Master of the Minuscule
In Antoni van Leeuwenhoek, Master of the Minuscule, the Father of Microbiology is presented in the context of his time, relationships and the Dutch Golden Age. Although he lacked an academic education, he dedicated his life to investigating the microscopic world using handmade, single-lensed microscopes and magnifiers. An expert observer, he planned experiments and designed equipment to test his theories. His pioneering discoveries included blood cells, protozoa, bacteria and spermatozoa, and resulted in an international reputation among the scientific and upper classes of 17th and 18th century Europe, aided by his Fellowship of the Royal Society of London.

This lavishly illustrated biography sets his legacy of scientific achievements against the ideas and reactions of his fellow scientists and other contemporaries.
Encounters across Arts, Sciences and Humanities
Experimental Practices seeks to develop the status of science, art, and literature as truly experimental practices and forms of knowledge production – each borrowing from the other in order to further its drive to invention and innovation.
In times of environmental, political, and technological transformation and crisis, the urge to forge new alliances between the humanities, arts, and sciences has given rise to disciplinary hybrids, such as the environmental humanities, the medical humanities, artistic research, or the neurohumanities – all of which signal a turn towards ecological, more-than-human and posthumanist approaches in resonance with a broad array of worldly concerns. In this context, Experimental Practices is a platform for experimental forms of research at the intersections of the humanities, sciences, as well as activists outside academia around issues that shape contemporary and future cultures.
Taking “experimentation” as the practice, topic, and aim of the series, the editors welcome monographs or collected volumes around a specific concept or theme that contribute and enact a practice-based as well as theory-driven poetics of knowledge.
The series is committed to continue a fruitful collaboration with the international SLSA (Society for the Study of Literature, Science, and the Arts), including its independent European branch SLSAeu.

Authors are cordially invited to submit proposals and/or full manuscripts to the publisher at BRILL, Christa Stevens.
Media as Infrastructures and Cultural Practices
Traffic: Media as Infrastructures and Cultural Practices presents a collection of texts by distinguished international media and cultural scholars that addresses fundamental relationships between the logistic, symbolic, and infrastructural dimensions of media. The volume discusses the role of traffic and infrastructures within the history of media theory as well as in a broader cultural context: Traffic is shown to constitute an important epistemological and technical principle, a paradigm for exchanges and circulations between discoursive and non-discoursive cultural practices. This opens an encompassing perspective of media ecology, and at the same time illuminates the formative power of traffic as structuring time and space: material and informational traffic creates, maintains, and undermines power, configures meaning, and facilitates appropriation and resistance.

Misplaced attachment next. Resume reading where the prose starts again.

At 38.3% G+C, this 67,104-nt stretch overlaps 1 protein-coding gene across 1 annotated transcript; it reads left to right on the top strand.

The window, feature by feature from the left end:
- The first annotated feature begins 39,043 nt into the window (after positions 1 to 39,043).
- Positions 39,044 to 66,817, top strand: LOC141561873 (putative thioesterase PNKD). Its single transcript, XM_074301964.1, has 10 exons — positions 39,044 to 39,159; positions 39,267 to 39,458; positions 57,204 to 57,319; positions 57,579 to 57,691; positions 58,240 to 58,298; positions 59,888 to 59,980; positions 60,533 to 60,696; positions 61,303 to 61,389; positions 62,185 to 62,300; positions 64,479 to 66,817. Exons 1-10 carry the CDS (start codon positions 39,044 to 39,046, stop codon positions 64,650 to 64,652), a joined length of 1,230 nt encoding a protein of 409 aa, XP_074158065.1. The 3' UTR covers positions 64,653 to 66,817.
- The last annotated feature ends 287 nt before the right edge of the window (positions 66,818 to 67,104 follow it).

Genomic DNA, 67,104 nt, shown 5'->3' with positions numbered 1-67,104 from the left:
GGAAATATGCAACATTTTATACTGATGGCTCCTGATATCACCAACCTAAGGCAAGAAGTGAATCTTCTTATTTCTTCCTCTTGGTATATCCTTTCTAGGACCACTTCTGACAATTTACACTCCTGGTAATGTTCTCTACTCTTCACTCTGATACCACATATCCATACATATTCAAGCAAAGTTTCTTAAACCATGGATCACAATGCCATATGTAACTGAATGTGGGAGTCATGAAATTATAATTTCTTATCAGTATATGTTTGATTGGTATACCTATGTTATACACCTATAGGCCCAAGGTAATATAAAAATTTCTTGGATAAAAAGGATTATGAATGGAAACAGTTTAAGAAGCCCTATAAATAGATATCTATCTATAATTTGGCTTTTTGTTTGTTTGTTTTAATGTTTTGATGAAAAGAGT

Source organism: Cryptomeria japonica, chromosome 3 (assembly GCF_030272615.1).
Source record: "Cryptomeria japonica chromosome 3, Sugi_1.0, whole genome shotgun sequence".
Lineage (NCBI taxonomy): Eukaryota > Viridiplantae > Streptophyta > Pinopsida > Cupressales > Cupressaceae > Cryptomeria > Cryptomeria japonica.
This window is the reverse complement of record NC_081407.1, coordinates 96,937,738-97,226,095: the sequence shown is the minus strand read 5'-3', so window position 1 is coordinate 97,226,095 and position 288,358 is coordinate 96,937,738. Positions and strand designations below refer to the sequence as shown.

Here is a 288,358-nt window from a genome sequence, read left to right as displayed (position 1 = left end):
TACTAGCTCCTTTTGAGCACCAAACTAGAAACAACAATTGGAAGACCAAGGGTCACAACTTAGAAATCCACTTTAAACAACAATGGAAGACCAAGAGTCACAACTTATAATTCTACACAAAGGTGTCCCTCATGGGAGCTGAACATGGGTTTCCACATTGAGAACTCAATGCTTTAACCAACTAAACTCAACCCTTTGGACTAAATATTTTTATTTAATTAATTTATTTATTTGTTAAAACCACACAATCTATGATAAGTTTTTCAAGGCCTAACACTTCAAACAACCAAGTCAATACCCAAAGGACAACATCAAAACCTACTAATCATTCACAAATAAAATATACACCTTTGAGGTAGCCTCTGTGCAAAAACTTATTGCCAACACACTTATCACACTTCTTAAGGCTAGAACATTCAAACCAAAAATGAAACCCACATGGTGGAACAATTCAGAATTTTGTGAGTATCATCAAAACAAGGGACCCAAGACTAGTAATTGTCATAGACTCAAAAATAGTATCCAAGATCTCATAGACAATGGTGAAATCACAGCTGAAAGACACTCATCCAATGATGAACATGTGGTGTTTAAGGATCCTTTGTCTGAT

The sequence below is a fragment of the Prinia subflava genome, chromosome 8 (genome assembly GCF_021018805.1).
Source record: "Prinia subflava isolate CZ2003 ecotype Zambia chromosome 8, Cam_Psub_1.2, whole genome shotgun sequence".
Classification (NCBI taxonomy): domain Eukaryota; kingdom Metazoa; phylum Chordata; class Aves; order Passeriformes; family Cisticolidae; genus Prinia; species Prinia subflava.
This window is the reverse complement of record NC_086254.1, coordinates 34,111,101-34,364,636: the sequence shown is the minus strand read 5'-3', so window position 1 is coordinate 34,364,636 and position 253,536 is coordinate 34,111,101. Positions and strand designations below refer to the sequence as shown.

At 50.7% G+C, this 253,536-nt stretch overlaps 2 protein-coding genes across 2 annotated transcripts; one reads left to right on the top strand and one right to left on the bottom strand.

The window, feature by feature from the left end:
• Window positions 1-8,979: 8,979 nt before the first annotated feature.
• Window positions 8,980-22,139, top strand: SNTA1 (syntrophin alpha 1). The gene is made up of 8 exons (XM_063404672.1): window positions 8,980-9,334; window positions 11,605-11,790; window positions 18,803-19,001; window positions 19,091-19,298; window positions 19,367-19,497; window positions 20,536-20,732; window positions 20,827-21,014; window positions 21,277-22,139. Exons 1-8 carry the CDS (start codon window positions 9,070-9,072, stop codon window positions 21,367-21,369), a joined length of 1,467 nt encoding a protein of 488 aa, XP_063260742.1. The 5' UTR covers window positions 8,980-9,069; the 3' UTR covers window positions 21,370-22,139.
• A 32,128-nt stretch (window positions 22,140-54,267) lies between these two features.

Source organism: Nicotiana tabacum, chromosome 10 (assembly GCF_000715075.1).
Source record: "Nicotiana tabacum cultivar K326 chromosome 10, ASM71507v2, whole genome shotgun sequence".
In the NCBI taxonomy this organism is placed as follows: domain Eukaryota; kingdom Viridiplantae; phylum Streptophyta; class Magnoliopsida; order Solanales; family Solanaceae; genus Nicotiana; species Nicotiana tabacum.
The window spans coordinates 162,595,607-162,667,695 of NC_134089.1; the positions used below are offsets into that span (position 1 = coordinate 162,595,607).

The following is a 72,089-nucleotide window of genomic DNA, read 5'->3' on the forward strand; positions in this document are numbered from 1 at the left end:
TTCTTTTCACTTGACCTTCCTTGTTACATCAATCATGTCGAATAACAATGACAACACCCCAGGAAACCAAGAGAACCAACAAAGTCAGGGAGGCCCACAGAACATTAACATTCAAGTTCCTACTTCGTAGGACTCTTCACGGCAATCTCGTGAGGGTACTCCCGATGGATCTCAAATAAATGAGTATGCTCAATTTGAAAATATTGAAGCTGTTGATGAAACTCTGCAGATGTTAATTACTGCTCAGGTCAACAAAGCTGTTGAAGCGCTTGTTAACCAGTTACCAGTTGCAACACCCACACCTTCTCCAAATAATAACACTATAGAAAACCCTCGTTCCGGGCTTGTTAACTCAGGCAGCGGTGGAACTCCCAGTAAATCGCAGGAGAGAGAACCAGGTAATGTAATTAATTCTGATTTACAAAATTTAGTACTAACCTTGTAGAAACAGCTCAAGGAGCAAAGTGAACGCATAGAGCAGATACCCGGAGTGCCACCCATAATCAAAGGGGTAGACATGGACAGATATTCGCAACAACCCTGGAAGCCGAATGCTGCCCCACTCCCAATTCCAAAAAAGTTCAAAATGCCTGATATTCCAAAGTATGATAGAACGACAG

The Role of Private Transport Companies in Dutch and British Immigration Control
Author: Sophie Scholten
The central theoretical question of The Privatisation of Immigration Control through Carrier Sanctions concerns the social working of legal rules. Sophie Scholten examines how states, private companies (carriers) and people (passengers) have become interconnected through carrier sanctions legislation.
Scholten describes the legal framework in the Netherlands and the UK and international and European legislative rules developed on the subject. The author ties in with debates on privatisation of control in general and of immigration control in particular. As such the author provides a much needed new look at a field which as not attracted detailed academic attention. Scholten opens up fascinating questions about the relationship of the public and private sectors in the complex and politically sensitive area of immigration.